Flood: NCDC urges states to raise surveillance on Hepatitis E

Adeno-Associated virus (AAV) capsid (3D data 2qa0 from http://www.rcsb.org). The single stranded DNA genome inside the capsid is not visible here. The virus is a small, replication-defective, nonenveloped virus. AAV infects humans and some other primates.AAV is not currently known to cause any disease and this lack of pathogenicity has attracted considerable interest from gene therapy researchers together with a other features: AAV can infect non-dividing cells and can stably integrate into human chromosome 19 at a specific site which makes this virus more predictable and a better choice than retroviruses for gene therapy since retroviruses present the threat of random insertion and mutagenesis, which can be followed by cancer. However, removal of the "rep" and "cap" portions of the AAV genome helped create AAV vectors for gene therapy that lack integrative capacity. Selected genes for gene therapy can be inserted in to the AAV vector between the inverted terminal repeats (ITR). AAV DNA is lost through cell division, since the episomal DNA is not replicated along with the host cell DNA. Clinical trials: AAV vectors have been used for treatment of cystic fibrosis and hemophilia B, Parkinson's disease, muscular dystrophy, Arthritis and Alzheimer's disease. The capsid contains 60 proteins. View is along the 2-fold icosahedral symmetry axis. Individual, small spheres are atoms making up the proteins. Hydrogen atoms are not shown. (Photo Credit: Institute of Molecular Virology, WISC)

With the incessant cases of flood around the country due to the rainy season, the Nigeria Centre for Disease Control, NCDC, has called on state governments to increase surveillance alert and be more prepared for outbreaks of water-borne diseases such as Hepatitis E.

There is currently an outbreak of the disease in Borno State in North-east Nigeria where a total of 562 cases have been reported in 10 local government areas.

Hepatitis E outbreak usually occurs as a result of faecal contamination of drinking water supplies and tends to become more widespread during the rainy season.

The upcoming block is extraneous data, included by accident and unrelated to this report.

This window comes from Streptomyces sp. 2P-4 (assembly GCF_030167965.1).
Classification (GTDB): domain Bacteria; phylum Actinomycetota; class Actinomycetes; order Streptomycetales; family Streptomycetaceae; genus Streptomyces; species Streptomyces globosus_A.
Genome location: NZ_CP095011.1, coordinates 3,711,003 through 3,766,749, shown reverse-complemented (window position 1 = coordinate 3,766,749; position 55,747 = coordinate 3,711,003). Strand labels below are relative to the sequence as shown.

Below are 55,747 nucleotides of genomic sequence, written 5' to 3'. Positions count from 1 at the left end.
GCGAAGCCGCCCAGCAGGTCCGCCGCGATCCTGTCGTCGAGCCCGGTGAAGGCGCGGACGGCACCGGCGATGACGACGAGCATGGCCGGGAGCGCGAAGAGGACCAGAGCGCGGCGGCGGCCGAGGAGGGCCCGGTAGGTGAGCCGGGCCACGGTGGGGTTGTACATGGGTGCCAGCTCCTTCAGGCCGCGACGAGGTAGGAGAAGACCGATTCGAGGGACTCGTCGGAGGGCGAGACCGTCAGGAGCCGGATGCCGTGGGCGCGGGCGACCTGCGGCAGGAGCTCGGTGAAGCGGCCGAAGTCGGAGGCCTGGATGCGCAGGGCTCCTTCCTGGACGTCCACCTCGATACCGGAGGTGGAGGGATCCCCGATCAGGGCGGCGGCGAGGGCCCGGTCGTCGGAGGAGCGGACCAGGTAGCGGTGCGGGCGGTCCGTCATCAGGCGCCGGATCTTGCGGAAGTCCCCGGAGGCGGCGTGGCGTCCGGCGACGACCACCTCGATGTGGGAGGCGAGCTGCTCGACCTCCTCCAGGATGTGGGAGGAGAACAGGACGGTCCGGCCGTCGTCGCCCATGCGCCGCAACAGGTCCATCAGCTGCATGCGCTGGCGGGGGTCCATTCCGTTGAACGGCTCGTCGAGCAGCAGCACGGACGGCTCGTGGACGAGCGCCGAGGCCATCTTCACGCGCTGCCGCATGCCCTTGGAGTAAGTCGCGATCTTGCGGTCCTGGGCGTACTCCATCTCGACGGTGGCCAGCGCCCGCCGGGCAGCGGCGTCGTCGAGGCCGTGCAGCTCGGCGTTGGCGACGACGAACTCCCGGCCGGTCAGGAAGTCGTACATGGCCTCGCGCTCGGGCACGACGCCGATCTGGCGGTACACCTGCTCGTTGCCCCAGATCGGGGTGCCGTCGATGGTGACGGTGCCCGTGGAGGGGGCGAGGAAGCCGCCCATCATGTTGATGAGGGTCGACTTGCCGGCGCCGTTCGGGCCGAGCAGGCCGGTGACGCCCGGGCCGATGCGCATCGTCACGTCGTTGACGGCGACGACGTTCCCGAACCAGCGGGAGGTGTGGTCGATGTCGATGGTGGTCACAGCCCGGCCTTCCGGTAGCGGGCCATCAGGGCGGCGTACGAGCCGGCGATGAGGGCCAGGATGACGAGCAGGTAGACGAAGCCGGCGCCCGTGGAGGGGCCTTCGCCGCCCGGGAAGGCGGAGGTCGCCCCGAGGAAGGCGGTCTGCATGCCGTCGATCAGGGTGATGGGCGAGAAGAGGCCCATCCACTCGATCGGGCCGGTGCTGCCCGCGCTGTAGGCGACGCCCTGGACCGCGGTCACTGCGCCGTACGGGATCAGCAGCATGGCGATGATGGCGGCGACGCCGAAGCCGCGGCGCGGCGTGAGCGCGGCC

The fear of contamination of drinking water is still high in the country because many Nigerians indulge in open defecation.

Against that backdrop, the NCDC in its epidemiological report for week 29 (July 24- 29) urged all states to commence early plans for a more coordinated response system to hepatitis E outbreak.

“Like other outbreaks, response activities to an outbreak of Hepatitis E should be led by the States Ministry of Health and it should be carried out in a community-oriented manner.

“States should create increased awareness on Hepatitis E infection in their communities and implement preventive measures in view of the heavy rainfalls recorded recently in the country,” it added.

The agency however pledged to continue to work with its partners to provide support in outbreak coordination in any affected state.

There was however no status update from the health agency on the outbreak in Borno state.

Hepatitis E is a liver disease caused by a virus known as hepatitis E virus, HEV, with an incubation period that ranges from two to eight weeks. It is one of the deadly viral hepatitis infection types, the others being A,B,C,D.

Its transmission mode is via faeco-oral route, especially through faecal contamination of food and water supplies.


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